The American Cyclopædia (1879)/Charles XII.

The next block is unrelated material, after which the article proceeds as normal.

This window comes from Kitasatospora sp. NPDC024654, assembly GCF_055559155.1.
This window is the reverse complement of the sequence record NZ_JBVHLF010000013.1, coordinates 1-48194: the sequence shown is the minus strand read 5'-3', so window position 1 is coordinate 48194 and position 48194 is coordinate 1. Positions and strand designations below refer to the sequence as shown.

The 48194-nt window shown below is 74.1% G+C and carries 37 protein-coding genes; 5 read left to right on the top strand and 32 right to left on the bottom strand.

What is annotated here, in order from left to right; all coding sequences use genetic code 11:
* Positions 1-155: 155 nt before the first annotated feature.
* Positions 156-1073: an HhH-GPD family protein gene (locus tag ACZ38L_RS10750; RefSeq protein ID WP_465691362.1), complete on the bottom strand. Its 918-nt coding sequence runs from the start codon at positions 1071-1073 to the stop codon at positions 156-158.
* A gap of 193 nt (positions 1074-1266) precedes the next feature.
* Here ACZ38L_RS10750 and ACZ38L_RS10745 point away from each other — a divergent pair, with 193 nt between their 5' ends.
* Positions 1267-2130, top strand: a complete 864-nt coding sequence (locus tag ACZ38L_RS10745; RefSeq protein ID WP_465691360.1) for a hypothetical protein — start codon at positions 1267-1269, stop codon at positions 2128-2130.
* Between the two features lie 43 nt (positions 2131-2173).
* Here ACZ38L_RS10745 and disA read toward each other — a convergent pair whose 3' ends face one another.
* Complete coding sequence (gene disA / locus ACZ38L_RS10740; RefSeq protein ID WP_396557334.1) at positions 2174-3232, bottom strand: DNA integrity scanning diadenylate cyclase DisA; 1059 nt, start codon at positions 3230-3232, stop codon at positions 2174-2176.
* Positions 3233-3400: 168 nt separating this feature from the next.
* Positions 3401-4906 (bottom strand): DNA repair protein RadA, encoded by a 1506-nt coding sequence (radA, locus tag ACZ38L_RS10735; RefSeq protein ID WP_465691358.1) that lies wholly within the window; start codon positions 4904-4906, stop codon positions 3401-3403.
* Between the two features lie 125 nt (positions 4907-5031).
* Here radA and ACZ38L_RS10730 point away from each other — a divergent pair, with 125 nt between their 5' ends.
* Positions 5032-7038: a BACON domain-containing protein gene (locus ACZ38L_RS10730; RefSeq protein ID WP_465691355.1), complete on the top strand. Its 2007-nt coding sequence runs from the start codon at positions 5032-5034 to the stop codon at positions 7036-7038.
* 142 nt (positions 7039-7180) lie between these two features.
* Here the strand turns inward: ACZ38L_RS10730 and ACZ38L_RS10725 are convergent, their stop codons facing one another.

CHARLES XII., born in Stockholm, June 27, 1682, killed at the siege of the fortress of Frederikshald, Norway, Dec. 11, 1718. He was the eldest son of Charles XI. (1660-1697), a peaceful prince, who improved the internal condition of his kingdom, opened the succession to females, and left the crown with a full treasury to his son. Charles was well educated under the care of his father, and early acquired great facility in speaking French, German, and Latin; he had also a more than ordinary knowledge of history, geography, and mathematics, especially of the latter science; and it is said that his favorite work was Quintus Curtius's account of the victories of Alexander the Great, whose career his own so much resembled. He was but 15 years old when he was declared by the estates to have attained his majority, and succeeded to the throne (1697). At first he showed little inclination or aptitude for business, devoting himself mainly to bear hunting. But before he had been two years on the throne a league between Russia, Denmark, Saxony, and Poland was brought about by Patkul, a Livonian noble, who had been ill-used by Charles XI., and, flying to the Russians, had been condemned to death in contumaciam. Peter I. of Russia sent Patkul as his ambassador to Augustus of Saxony and Poland, and, taking advantage of the quarrel of Sweden with Livonia, occupied the shores of the gulf of Finland. Denmark had also been rendered hostile by the annexation of Schleswig-Holstein to Sweden, and the Danish troops invaded the territories of Frederick, duke of Holstein-Gottorp, who had married Hedwig Sophia, the sister of Charles. Frederick repaired to Stockholm to demand the aid of Charles, who entered fully into the enterprise, obtained by the treaty of the Hague the aid of England and Holland, and assumed the initiative with great energy. In May, 1700, he embarked at Carlscrona for the island of Zealand, designing to attack Copenhagen with a fleet of 30 ships of the line, besides transports, assisted by a Dutch and English squadron. In his first engagement Charles gave evidence of the impetuous courage for which he was afterward distinguished; for, on nearing the place of disembarkation, he leaped into the sea, and was the first man on the enemy's soil. Copenhagen was bombarded by the fleets, and would have been invested and closely besieged, when further operations were terminated by negotiations, which had for their result the signing of a separate peace at Travendal (Aug. 8, 1700), Frederick IV. of Denmark deserting the coalition, and resigning Schleswig-Holstein to the house of Gottorp. In the mean time a Polish army had overrun Swedish Livonia, and laid siege to Riga, while Peter of Russia besieged Narva. The sword which Charles now drew was never again to be sheathed. From this time forth he affected the habits of an old campaigner; wine was banished from his board; coarse bread was often his only food, and he not unfrequently slept on the ground, wrapped in his heavy cloak. His dress, too, at a period when men of gentle birth paid the greatest attention to their apparel, and especially to the hair, was affectedly coarse and ultra-military. Without awaiting reinforcements, or losing any time, in the depth of winter he proceeded by forced marches across Livonia into Esthonia, where he attacked the Russian besieging army before Narva, with but 8,500 men against 50,000, and utterly defeated it, Nov. 30, 1700. Instead of following up his success, he turned aside to attack the Polish and Saxon armies, which were posted in a strong position on the Düna. On the first attack his men were repulsed with some loss; but rallying them in the middle of the stream, he reformed them in the channel of the river, and led them to a decisive victory. Shortly after this Augustus sent his mistress, Aurora von Königsmark, reputed the most beautiful woman in Europe, in the hope of entangling him in some intrigue; but Charles refused to see her. Another army was brought against him under the Saxon general Riese; but in vain, for Charles was everywhere victorious. At Kliszów, July 19, 1702, he gained another victory, which would have been decisive had not Charles been detained by a broken leg at Cracow, which delayed the campaign so much that, although he was closely pursued for four days by the Swedes under Rehnsköld, Augustus continually escaped, and afterward found a respite, owing to the invasion of Finland by the Russians, which required the whole attention of Charles till 1705. He thus wasted time in petty struggles with Poland and Saxony, allowing the young and growing colossus of the north to recuperate itself at its leisure, when he might have crushed the embryo power which in the end crushed himself. At this time, however, his thoughts seem to have been solely fixed on placing another king on the throne of Poland, young Sobieski having been surprised by Augustus at Ohlau in Silesia and carried into Saxony. Stanislas Leszcynski was therefore elected king by the partisans of Sweden and Poland; and, although Rehnsköld was at first held in check by the manœuvring of Von Schulenburg, whose retreat across the Oder is famous in the annals of war, yet on his advancing to aid the czar, whom Charles was driving out of Lithuania, he was completely routed at Fraustadt (February, 1706) by his former opponent; in consequence of which defeat Augustus fell back upon Russia, and Charles, dashing rapidly across Silesia into Saxony, was there received with enthusiasm. This bold step so terrified Augustus that he sent his two principal councillors from Poland, with full powers to treat with Charles; but when the treaty had actually been signed, having been compelled during the progress of secret negotiations to assist his Russian ally at Kalisz, where Peter was victorious, he was so much elated that he declared the report that peace had been concluded between himself and Charles false in every particular. The declaration did nothing, however, to eject Charles from Saxony, of which he kept absolute possession, and in which Augustus was held in contempt and detestation. The Saxon was soon compelled to lower his pretensions, and to meet Charles in conference at Altranstädt, where peace was definitely concluded (Sept. 24, 1706). By it Augustus resigned all claims to the throne of Poland, and surrendered to the conqueror young Sobieski and the unhappy Patkul, against whom the vengeance of Charles was particularly excited, and whom he caused to be broken on the wheel. Charles now took up his residence in Saxony, and acted as though he was its sovereign, recruiting his armies from its subjects, and compelling the emperor Joseph I. of Germany, who had dispossessed his Protestant subjects of 125 churches, which had been given up to the Jesuits, to restore those which had been confiscated, and to permit the erection of six new ones. The emperor was at this time hard beset by his enemies in the war of Spanish succession, and the empire, if Sweden had joined the coalition against it, would have been in peril of total ruin. In order to avert this calamity, Marlborough was sent to visit the Swedish conqueror. The courtly talents of the handsome and polished Englishman were not exerted in vain. Charles was persuaded to withhold his aid from the coalition, and to turn the weight of his arms and military genius against Russia. In September, 1707, he invaded that country at the head of 43,000 men, marching almost by the very route which Napoleon followed with ten times the number of troops a little more than a century later, and shared almost identically the same fate. Charles crossed the Beresina at Borisov, and stormed the Russian lines at Golovtchin, wading the river Vabis, in which he sunk up to the neck, at the head of his forlorn hope. Thence he pursued the enemy with such inconsiderate haste and rashness that he involved himself and his army in forests and morasses. His artillery was lost in the swamps, and his men died of hunger, while he was yet advancing. But he pressed resolutely onward, the enemy wasting the country before him. Gen. Löwenhaupt, who was attempting to join him with reënforcements from Sweden, was waylaid and defeated, after a desperate conflict which lasted during three days, by the czar in person, at Liesna; notwithstanding which, he succeeded in joining his master at the head of 6,000 men. Up to this time it had been the plan of Charles to strike direct at Moscow; but when he reached Smolensk he was persuaded by Mazeppa, the hetman of the Cossacks, to turn his line of march toward the Ukraine, where the hordes were not as yet reconciled to the Russian yoke, and where they had promised to aid him. But Peter laid waste the country, constantly retreating before him and refusing to deliver battle; and Mazeppa, who was proscribed, failed to aid him until he forced his way, with fearful loss of life from cold, hunger, and fatigue, in the depth of the winter 1708-'9, as far as Gadatch upon the Dnieper in lat. 52°, where he retired into winter quarters with the intention of attacking Poltava, a strong town on the river Vorskla, with an abundance of all provisions and supplies of which his army was in want, in the commencement of spring. Before that time arrived, however, his forces were so fearfully reduced that Peter, who since his defeat at Narva had completely reorganized his army, resolved to fight, and appeared at the head of 70,000 men, at the moment when Charles was about to invest the city. It so happened that while reconnoitring the advance of the enemy Charles was dangerously wounded in the thigh, and was obliged to limit his exertions on the day of battle, July 8, 1709, to issuing his commands from a litter instead of directing their manœuvres himself, and charging in person at their head. All advantages, however, without counting this, were in favor of the enemy: vast superiority of numbers, better equipment, perfect condition of men and animals, and a superb artillery. There was reason enough why the Russian should win the day, and he did so completely. Charles escaped with extreme difficulty, with a handful of followers, into Turkish territory, old Mazeppa adhering faithfully to his fallen fortunes. The last salvo was fired by Prince Maximilian Emanuel of Würtemberg, who commanded a Swedish regiment. He was taken prisoner and treated with extreme distinction by the czar. The Swedish division of Löwenhaupt was overtaken and compelled to surrender on the Dnieper, and Charles, escaping to Bender on the Dniester, a strong fortress which was then in Turkish territory, where he was hospitably received and allowed to fix his residence by the Ottoman Porte, employed the whole power and energy of his mind to bring about a war between Turkey and Russia. This he succeeded in doing, and the grand vizier, taking the field in 1711 at the head of 200,000 men, shut Peter up on the Pruth; and his affairs seemed utterly ruined when his yet unacknowledged wife, afterward empress as Catharine I., bribed the grand vizier with all her jewels to allow the Russians to escape. That day was decisive of the fall of Charles and the rise of Russia. Charles, who had been greatly aggrieved that to him had not been assigned the chief command of the Turkish army, galloped impatiently into the camp, but too late to prevent the escape of the czar. Frustrated as he was and severely mortified, the king of Sweden still continued year after year, till 1713, to linger at Bender, incessantly employed in endeavoring to awaken the Turkish government to a consciousness of the danger of allowing the Russians to consolidate their rising power, and constantly hoping that he had succeeded, but ever hoping in vain. He effected the overthrow, by the intrigues of the agents whom he employed at Constantinople, of four successive grand viziers, and felt justified in his long delay by the reasonable hopes he entertained of placing himself at the head of a powerful Turkish army. In the mean time Livonia and Esthonia fell a prey to Russia, immediately after the calamity of Poltava. Riga surrendered. Courland became the property of Peter, who caused its duke to marry his niece Anna Petrovna, and then designedly and deliberately drank him to death. Pomerania was next invaded. The Saxons seized the whole of Poland on the flight of Stanislas, who, deserted by all his adherents, joined Charles in Turkey; the allied forces of Saxony and Russia made themselves masters of all Swedish Pomerania, with the exception of Stralsund and Wismar; and after the war had been carried on with the utmost cruelty, Stade, Altona, Garz, and Wolgast being burned to the ground in the dead of winter, and most of their inhabitants perishing of hunger and cold, Prussia was induced to join the anti-Swedish league by the promise of the future possession of Stettin. But about this time events took place in Turkey which nearly altered the whole state of affairs in Europe. The Russian agents having at length persuaded the sultan that the residence of Charles at Bender was dangerous to his safety, as he was plotting, they said, to attack Turkey from Poland should he succeed in establishing Stanislas on that throne, he received intimation that he must leave Bender; and on his positively refusing to do so, orders were issued to the seraskier of that place to bring him, dead or alive, to Adrianople. Refusing to submit, he barricaded his house, and, with the 200 or 300 men who composed his personal retinue, defended it until, the roof taking fire, he was forced to sally out, when his spurs becoming entangled, he fell, and was mastered and made prisoner (Feb. 12, 1713). He was removed to Demotika, near Adrianople, where, obstinate as ever, he remained ten months in bed, feigning sickness, until, becoming satisfied that he could expect to obtain nothing from the Porte, he sent off a parting embassy to Constantinople, in order to conceal his intentions, and then taking horse, in disguise, by night, travelled through Hungary, Austria, Bavaria, the Palatinate, Westphalia, and Mecklenburg, in order to avoid the Saxons and Prussians, and reached Stralsund during a dark night (Nov. 22, 1714). The moment it was known that Charles was in the city, it was invested by a combined army of Danes, Saxons, Russians, and Prussians. It was defended by Charles with extraordinary skill and talent for nearly a year; but despairing of receiving aid from without, he was forced to abandon it, Dec. 15, 1715, when he retired to Lund in Scania, where he set himself to defend his coasts. For the remainder of his reign the war was carried on for the most part by sea, and generally to the prejudice of the Swedes, though not without Charles at times making dangerous efforts against Norway. At this time his principal friend and adviser was Baron Görtz, the minister of Holstein, who all but succeeded in breaking up the anti-Swedish league, which had just been joined by George I. of England. It was the policy of Görtz to gain over Peter the Great by any concession which might be needful, by his aid or connivance to conquer Norway, and thence, with the aid of a preconcerted Jacobite rising, to land in Scotland, and dethrone George I. in favor of the pretender. A treaty had been agreed upon by which Peter should retain his conquests on the gulf of Finland, Stanislas should be replaced on the throne of Poland, and Charles should be married to Anna Petrovna, the widow of the duke of Courland. Accident dissolved the whole scheme. A Swedish despatch fell into the hands of the Danes. Denmark dreaded the union of Russia and Sweden; Saxony saw that she would lose Poland; Hanover, that her projects upon Bremen and Verden, Prussia that hers on Stettin would fail. Frederick of Hesse would no longer be heir to the crown of Sweden; while the power of Charles by so great a marriage would swell to a height dangerous to the aspirations of the Swedish aristocracy. A small Swedish force under Armfeldt had perished from cold while crossing the mountains which separate Norway from Sweden, and another, commanded by Charles in person, was besieging the fortress of Frederikshald in the south of Norway, when he was shot through the head while standing in the trenches at night exposed to the enemy's fire. It was generally supposed that he was assassinated by an emissary of the party opposed to his projects, and the question of his death gave rise to a discussion continued for many years, and resulting in the publication of more than 200 books and pamphlets. The controversy was finally settled by an inquest held at Stockholm in 1859 by the Swedish government, when the body of Charles was examined by three eminent physicians in the presence of King Charles XV., his ministers, the royal princes, and other persons of note. The inquest after careful investigation decided that the fatal wound was inflicted by a musket ball fired from the besieged fortress. His tomb is in the chapel opposite to that where the remains of Gustavus Adolphus are interred, in the royal mausoleum in the Ridderholms church in Stockholm. The walls are decorated with trophies of his various battles, including a standard taken with his own hands in Poland. The hat, clothes, and sword worn by him at the time of his death are preserved in the chapel. Ulrica Eleonora and her husband Frederick of Hesse succeeded him on the throne of Sweden. Görtz, for his endeavors to preserve the integrity of the kingdom, was sentenced to the block. Sweden was as fatally dismembered, in order to secure the succession of a false heir to her crown, as she could have been by the utmost spite of her enemies. See Norberg, Konung Carls XII. historia; Adlerfeld, Histoire militaire de Charles XII.; Lundblad, Konung Carls XII. historia (Stockholm, 1830; German translation, Hamburg, 1835-'40); and Voltaire, Histoire de Charles XII.